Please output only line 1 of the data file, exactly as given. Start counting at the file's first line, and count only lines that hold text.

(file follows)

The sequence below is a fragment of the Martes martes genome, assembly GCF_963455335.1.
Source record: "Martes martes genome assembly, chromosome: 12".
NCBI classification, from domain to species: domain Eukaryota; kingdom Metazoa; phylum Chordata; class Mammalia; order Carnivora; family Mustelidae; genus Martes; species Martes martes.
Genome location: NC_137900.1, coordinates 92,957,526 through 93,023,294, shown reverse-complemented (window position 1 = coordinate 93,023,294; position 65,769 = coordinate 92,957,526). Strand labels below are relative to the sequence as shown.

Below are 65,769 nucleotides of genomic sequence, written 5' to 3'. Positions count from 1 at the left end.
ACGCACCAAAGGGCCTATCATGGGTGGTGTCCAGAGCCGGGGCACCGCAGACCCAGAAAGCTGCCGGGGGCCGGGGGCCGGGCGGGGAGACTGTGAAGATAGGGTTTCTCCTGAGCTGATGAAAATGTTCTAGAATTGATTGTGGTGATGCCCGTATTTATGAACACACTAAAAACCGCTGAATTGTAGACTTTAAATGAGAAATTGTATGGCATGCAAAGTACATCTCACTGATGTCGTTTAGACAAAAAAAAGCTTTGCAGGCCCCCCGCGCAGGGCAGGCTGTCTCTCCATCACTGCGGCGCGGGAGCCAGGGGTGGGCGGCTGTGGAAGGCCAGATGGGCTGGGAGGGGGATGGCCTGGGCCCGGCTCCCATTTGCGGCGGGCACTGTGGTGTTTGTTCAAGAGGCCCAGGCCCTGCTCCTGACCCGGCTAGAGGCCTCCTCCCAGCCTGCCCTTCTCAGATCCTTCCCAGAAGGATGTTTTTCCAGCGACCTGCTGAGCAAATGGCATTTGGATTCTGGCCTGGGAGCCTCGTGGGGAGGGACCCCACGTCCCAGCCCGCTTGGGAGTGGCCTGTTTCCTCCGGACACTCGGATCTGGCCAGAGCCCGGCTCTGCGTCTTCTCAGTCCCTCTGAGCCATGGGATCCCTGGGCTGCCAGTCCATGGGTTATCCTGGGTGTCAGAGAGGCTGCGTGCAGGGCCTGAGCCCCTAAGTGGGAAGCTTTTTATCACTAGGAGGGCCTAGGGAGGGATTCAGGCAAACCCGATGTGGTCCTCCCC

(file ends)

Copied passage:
The sequence below is a fragment of the Martes martes genome, assembly GCF_963455335.1.